Predict4java Tutorial – Satellite position in real time

Did you watched sometimes night sky and was wondering what are points seen above you and perhaps you used once application which indicated the positions of the different constellations or other objects? Maybe you would like to create your own applications showing the location of satellites on the sky? If so, this article may interest you.

Above our heads every day are flyaing hundreds of active communications , observation, meteorology, navigation and exploring space or military satellites. However, the position of the satellites can be determined by their TLE indicators. TLE is a record of information about satellite in the form of

1 39084U 13008 16168.69890018 .00000098 00000-0 31885-4 0 9995
2 39084 98.2240 238.4076 0001279 94.2262 265.9083 14.57111477177821

TLE contains a lot of informations about the satellite, such as the Norad identifing number,satellite date of launch, the orbit inclination, eccentricity, argument of perigee and many others informations which we can use in the application.
There are also algorithms designed in the 80s of the last century, allowing us to determine the position of the satellites but their implementation is relatively complicated. If you are interested in this topic see But to those that do not plan to recreate the wheel I recommend using Predict4Java.
Predict4Java is a free library that allows us to calculate the position of the satellite using the TLE parameters. Libary is possible to download from github repository httpss:// or via Maven if you use it.

The code looks like this:

Date now = new Date();
String threeLineElement[] = new String[3];
threeLineElement[0]="0 LANDSAT 8";
threeLineElement[1]="1 39084U 13008A 16168.69890018 .00000098 00000-0 31885-4 0 9995";
threeLineElement[2]="2 39084 98.2240 238.4076 0001279 94.2262 265.9083 14.57111477177821";

TLE tle = new TLE(threeLineElement);
Satellite sat =;
GroundStationPosition GSP = new GroundStationPosition(0,0,0)

Double lat = sat.getPosition(GSP, now).getLatitude()*180.0/Math.PI;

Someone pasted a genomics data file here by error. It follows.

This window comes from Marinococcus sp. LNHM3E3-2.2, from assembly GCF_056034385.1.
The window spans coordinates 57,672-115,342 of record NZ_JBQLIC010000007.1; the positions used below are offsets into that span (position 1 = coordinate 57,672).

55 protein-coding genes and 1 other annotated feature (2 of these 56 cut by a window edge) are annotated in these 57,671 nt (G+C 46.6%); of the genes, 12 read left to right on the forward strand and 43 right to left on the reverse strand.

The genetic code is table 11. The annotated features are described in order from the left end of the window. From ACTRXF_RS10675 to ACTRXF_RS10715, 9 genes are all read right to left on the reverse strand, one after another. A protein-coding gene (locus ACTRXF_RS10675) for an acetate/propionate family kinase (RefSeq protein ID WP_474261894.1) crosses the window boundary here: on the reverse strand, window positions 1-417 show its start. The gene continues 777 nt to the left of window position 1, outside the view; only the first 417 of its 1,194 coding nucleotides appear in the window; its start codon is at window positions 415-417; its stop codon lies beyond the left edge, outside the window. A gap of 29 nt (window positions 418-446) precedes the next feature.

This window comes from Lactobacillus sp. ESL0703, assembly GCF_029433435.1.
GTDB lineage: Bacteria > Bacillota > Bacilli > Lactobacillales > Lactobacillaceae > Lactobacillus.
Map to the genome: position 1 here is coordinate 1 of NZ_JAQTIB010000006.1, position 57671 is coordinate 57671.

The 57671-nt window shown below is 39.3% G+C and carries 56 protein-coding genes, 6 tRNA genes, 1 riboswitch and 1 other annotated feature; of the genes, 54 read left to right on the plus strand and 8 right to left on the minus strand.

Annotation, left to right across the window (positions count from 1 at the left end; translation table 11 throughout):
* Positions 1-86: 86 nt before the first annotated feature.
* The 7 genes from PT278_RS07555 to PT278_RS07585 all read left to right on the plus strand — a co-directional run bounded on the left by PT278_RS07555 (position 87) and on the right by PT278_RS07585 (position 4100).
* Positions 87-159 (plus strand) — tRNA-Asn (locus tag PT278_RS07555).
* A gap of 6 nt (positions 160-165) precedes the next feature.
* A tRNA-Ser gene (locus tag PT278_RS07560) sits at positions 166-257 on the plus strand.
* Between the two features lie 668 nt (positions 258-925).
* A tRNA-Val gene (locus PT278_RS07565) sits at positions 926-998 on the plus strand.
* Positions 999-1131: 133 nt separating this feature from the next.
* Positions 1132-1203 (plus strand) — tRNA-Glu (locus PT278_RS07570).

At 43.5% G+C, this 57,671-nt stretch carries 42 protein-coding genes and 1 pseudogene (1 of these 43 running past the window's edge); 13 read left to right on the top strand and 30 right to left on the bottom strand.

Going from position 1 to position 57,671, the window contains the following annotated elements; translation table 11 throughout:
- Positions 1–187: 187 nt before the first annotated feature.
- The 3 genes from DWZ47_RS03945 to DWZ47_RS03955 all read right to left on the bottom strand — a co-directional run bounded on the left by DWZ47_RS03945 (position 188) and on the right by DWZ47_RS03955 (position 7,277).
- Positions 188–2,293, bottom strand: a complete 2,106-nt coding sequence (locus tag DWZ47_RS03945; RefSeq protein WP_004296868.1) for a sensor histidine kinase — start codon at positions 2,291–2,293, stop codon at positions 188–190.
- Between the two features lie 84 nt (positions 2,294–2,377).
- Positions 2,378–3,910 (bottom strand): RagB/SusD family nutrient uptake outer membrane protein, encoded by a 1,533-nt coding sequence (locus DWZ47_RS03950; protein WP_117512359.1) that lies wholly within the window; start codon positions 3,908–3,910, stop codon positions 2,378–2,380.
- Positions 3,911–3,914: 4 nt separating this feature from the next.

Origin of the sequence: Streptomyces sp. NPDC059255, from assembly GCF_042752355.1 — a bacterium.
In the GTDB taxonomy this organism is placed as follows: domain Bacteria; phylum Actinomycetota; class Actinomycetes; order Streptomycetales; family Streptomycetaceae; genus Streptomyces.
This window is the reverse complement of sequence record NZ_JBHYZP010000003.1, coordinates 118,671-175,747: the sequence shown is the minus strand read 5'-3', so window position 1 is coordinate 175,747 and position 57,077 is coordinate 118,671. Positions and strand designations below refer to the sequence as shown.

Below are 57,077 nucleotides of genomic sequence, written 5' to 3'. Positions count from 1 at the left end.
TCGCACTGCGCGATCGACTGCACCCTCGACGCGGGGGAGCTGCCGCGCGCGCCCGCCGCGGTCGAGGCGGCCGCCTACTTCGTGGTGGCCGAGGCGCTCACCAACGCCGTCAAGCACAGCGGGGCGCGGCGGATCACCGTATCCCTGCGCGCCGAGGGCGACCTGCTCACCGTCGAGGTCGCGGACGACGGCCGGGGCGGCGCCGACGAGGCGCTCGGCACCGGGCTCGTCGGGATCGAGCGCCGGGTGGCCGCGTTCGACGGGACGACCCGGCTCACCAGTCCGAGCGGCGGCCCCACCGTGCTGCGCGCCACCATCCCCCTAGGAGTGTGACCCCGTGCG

Double long = sat.getPosition(GSP, now).getLongitude()*180.0/Math.PI;
    long = -(360.0f - long);


First, we create an object reprezenting the current date and array containing TLE data. Using libary predict4java we create TLE object and on the basis we are using the static method createSatellite to create object representing the satellite. Next we create object GroundStationPosition representing ground stations it accepts three parameters latitude, longitude and altitude. When this is done we can acquire the positions of the satellites using getPosition() method in the form of lat and long. In order to present the results on a map we make only a few additional calculations.


There are also libaries in C # and C ++ for those who feel more comfortable in these languages:


Where to get TLE data?

There are many sites which provide such data. Personally, I recommend httpss:// it gives us free api containing TLE data as well as numerous information about the satellites themselves.

We should periodically update our TLE data because they are not permanent and they are going to be outdated over time especially when monitoring objects in low orbit. However, we do not have to do this every day, after several weeks the changes are becoming more significant.


An example of a more elaborate solutions based on predict4java libary can be seen here:


Interesting references:


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